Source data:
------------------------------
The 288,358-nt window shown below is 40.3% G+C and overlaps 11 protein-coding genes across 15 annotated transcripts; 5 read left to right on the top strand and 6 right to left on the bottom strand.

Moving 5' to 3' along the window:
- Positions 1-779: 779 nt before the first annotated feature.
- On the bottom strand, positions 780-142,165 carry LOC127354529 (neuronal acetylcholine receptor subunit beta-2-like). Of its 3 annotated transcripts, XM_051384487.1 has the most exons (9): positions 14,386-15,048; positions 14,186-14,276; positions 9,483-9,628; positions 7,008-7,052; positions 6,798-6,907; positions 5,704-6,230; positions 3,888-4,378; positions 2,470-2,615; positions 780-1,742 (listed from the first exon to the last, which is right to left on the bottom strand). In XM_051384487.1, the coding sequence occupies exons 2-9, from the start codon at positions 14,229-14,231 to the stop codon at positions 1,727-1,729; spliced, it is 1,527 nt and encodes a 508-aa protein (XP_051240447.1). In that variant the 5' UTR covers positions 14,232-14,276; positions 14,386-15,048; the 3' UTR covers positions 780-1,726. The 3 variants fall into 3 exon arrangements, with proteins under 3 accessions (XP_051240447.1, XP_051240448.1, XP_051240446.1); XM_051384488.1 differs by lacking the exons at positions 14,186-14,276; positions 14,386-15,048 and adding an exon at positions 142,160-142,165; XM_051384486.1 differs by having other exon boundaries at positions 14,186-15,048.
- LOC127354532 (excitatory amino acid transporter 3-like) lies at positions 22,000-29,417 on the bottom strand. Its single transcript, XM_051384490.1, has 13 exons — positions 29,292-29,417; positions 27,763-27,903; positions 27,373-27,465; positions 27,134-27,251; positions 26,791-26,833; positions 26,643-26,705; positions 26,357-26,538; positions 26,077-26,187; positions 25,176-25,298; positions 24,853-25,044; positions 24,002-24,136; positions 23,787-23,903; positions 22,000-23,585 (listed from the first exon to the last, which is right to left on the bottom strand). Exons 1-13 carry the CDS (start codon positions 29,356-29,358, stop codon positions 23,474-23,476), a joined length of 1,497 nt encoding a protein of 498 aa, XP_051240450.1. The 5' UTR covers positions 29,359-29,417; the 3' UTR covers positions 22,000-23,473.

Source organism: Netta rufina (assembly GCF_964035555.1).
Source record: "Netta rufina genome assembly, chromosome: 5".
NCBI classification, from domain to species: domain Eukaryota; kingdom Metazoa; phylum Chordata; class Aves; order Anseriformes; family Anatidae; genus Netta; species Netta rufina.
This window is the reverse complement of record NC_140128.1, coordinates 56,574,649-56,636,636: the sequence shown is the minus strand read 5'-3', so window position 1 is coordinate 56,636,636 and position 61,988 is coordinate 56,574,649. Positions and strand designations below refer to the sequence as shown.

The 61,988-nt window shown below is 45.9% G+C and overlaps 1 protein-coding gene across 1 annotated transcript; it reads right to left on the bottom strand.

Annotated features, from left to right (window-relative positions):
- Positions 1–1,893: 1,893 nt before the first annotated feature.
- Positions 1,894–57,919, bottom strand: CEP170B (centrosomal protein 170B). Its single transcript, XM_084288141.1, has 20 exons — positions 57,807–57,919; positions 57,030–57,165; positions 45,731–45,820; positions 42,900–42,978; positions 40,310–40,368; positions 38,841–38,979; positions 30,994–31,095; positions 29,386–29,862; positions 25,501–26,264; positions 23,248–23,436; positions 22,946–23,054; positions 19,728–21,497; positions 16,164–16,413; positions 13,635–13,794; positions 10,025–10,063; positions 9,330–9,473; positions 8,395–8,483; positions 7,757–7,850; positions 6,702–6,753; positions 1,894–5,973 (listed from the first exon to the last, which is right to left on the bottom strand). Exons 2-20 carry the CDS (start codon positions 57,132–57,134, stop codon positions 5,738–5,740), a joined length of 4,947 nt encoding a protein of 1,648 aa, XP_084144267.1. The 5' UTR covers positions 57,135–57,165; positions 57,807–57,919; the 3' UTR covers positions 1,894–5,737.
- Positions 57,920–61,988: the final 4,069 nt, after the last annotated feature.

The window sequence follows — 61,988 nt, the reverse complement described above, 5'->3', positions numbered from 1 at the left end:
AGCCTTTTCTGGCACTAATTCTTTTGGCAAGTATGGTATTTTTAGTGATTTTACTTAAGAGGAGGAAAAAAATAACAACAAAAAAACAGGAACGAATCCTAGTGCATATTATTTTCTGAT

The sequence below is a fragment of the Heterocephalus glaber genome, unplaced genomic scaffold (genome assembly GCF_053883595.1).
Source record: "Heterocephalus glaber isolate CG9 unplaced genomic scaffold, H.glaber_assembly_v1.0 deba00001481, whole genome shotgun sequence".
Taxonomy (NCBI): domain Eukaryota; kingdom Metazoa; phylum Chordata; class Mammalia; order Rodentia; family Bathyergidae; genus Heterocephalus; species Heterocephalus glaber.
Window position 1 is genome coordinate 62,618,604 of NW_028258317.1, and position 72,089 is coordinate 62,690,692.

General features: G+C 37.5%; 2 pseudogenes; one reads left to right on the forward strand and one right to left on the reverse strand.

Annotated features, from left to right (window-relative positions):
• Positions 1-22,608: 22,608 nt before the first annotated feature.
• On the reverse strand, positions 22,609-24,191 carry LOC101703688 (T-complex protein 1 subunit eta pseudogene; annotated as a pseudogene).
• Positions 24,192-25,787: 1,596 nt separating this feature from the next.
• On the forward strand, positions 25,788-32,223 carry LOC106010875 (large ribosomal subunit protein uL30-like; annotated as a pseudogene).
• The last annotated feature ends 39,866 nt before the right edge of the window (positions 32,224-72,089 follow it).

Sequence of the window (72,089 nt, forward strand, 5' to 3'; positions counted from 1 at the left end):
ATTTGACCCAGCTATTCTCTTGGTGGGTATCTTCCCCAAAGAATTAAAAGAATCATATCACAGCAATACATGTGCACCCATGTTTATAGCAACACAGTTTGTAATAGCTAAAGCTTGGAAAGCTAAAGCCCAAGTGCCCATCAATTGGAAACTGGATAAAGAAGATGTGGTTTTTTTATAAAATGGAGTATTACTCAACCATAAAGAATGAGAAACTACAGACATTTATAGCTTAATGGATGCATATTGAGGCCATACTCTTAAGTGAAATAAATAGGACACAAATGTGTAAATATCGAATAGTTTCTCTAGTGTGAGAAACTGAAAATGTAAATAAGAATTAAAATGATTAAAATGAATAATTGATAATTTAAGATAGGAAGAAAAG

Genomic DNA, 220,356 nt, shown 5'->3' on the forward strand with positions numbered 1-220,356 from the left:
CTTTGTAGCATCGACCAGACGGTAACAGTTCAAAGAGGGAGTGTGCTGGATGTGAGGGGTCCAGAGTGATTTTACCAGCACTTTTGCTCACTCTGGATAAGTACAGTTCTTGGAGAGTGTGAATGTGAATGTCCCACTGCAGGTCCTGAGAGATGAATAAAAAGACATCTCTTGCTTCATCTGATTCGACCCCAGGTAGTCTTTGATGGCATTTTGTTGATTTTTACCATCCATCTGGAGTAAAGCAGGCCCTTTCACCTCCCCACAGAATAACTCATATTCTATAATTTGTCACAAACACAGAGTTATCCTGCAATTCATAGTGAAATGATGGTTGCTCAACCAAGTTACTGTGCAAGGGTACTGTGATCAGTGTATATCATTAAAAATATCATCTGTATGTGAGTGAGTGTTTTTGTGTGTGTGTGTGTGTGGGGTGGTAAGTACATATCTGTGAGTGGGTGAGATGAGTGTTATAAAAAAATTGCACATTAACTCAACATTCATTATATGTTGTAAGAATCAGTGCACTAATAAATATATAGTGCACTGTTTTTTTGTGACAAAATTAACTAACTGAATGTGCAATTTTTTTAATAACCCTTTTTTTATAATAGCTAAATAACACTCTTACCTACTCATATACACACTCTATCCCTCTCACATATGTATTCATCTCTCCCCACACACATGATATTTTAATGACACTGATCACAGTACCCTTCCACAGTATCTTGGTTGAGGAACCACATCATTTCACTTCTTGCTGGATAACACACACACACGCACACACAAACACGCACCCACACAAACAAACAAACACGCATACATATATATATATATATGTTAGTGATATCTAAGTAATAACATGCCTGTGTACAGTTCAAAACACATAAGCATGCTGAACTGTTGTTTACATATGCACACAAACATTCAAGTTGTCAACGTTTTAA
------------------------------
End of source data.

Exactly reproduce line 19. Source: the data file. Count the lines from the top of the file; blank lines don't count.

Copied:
Taxonomy (NCBI): domain Eukaryota; kingdom Metazoa; phylum Chordata; class Mammalia; order Rodentia; family Bathyergidae; genus Heterocephalus; species Heterocephalus glaber.